Monday, January 7, 2008

SS: “La Vie en Rose”: The Brilliant, Brief Life of Edith Piaf

There is a shocking scene about two thirds of the way into “La Vie en Rose,” a film I saw last week about the life and death of Edith Piaf, the French singer who rose to international acclaim during the 40s and 50s. It shows Piaf (in a marvelous performance by Marion Cotillard) at the end of her life, when she was dying of liver cancer. She looks old, terribly so, with her disheveled hair dyed a garish shade of red, a stooped, unsteady gait and a face that belongs on a 70-year-old. In this scene she is 47, the age she died.

It is likely that the cancer was brought about by Piaf’s years of morphine and alcohol abuse. The morphine habit began in 1951, when she was involved in a car crash, and doctors gave her shots of the drug to alleviate her pain. The brilliance of “La Vie en Rose” is primarily due to Cotillard’s ability to channel the unique emotional amalgam that likely made the singer fall prey to such a deadly addiction, as well as director/writer Olivier Dahan’s clever use of flashback to set the stage, so to speak, for Piaf’s life.

It seems there was some sort of void in Edith Piaf’s life. Despite her amazing talent, which brought her fame, fortune and love, she was missing something fundamental, always looking to fill a hole with no bottom. No doubt she ultimately turned to drugs and booze as part of this fruitless mission.

What was the exact nature of Piaf’s void? We’ll probably never know, but the film gives us some clues by offering glimpses of the singer’s life in the form of memories she recounts in her last days. Dahan pulls this off by feeding the audience these scenes in a jumbled, non-chronological fashion, realistically mimicking the way a dying person likely reviews key moments in the past. It never feels like a gimmick.

We learn about Piaf’s abandonment as a child by her mother and father, the brief time she found a semblance of parental acceptance in the arms of an emotionally fragile, loving prostitute she meets while living with her aloof grandmother, who runs a brothel in Normandy. We see Piaf torn from this relationship when her father comes back for her, along with the constant verbal abuse from him that further chips away at her spirit.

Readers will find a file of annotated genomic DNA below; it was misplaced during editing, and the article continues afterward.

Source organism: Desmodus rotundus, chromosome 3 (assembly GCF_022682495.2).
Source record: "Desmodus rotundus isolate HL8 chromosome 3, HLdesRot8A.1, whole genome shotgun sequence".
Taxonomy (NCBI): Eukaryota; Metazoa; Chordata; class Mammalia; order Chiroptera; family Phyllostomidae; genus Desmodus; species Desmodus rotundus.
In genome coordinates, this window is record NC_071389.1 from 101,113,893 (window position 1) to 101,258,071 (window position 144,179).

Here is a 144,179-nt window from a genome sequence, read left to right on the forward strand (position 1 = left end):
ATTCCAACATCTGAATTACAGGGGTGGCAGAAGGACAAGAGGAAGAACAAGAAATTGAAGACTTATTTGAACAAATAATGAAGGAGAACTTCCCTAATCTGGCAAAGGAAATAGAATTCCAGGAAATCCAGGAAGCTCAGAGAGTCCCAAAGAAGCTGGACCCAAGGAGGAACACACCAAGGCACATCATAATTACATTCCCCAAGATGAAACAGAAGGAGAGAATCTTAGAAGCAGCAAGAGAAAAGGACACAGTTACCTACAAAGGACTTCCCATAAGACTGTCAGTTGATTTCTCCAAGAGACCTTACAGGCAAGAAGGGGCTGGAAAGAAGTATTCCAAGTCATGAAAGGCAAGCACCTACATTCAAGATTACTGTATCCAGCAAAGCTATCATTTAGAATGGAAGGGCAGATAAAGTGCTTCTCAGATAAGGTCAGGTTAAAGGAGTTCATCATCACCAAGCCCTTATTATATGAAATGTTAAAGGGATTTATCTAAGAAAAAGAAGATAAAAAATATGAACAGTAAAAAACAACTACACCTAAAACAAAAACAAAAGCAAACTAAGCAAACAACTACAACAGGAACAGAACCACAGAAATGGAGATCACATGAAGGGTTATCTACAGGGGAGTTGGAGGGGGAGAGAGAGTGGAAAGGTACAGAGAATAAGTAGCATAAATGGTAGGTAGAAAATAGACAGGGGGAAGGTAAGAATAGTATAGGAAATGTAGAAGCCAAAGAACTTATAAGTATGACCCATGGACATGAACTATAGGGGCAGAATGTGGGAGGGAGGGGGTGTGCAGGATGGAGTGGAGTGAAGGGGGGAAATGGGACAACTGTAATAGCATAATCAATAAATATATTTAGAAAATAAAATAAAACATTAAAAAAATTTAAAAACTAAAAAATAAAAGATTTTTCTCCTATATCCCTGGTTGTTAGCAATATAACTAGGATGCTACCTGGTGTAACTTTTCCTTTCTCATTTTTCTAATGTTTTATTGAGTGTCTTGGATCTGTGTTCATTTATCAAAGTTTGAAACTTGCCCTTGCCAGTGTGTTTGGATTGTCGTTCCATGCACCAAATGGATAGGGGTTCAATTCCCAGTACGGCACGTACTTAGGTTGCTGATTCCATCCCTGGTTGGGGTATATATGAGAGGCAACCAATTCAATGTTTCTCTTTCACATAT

It seems this childhood left Piaf a bit of a child herself. Even as she reaches the pinnacle of fame, there is always a glimmer of a very childlike need for love and acceptance, which Cotillard conveys brilliantly through her facial expressions – especially with her eyes. This “eyework” starkly illustrates the contradiction between Piaf’s outward actions and her true feelings, such as in the scene where Piaf has her first date with the man who would become the love of her life, the boxer Marcel Cerdan. During the scene, Cotillard displays Piaf at her most bombastic – making loud, somewhat off-color remarks in a high-end restaurant – always the showgirl. But when Cerdan lovingly comments that she looks like a fairy, her eyes widen in innocent wonder and hope, showing that terrified little girl within, a little girl who still can’t quite believe she can be loved.

Cotillard is equally stunning in her depictions of Piaf’s distinctive physical mannerisms. She captures the Piaf gait – a bizarre sort of movement of her legs and feet in a wishbone pattern away from her torso, giving the impression of a small-footed circus performer trying to walk in clown shoes – perfectly. Even in Cotillard’s walk, you can see how Piaf was never quite comfortable in her skin.

In one of the most devastating scenes in the film, when Piaf learns Cerdan has perished in a plane crash, Cotillard uses her entire body to manifest the disbelief and sorrow she feels, taking the audience along on Piaf’s emotional trajectory so effectively that one cannot help but feel that same sense of sorrow, loss and rage.

Perhaps the film’s only weakness is its late revelation of Piaf’s young daughter, Marcelle, who died of meningitis when Piaf was a teenager. If Dahan is attempting to convey that this tragedy “explains” the emotional upheaval of Piaf’s life, it doesn’t work. It is too much of an easy, Hollywood-esque denouement to such a complex subject. Luckily, Cotillard’s performance make up for this in spades.

© Sarah Stanfield, January 7, 2008

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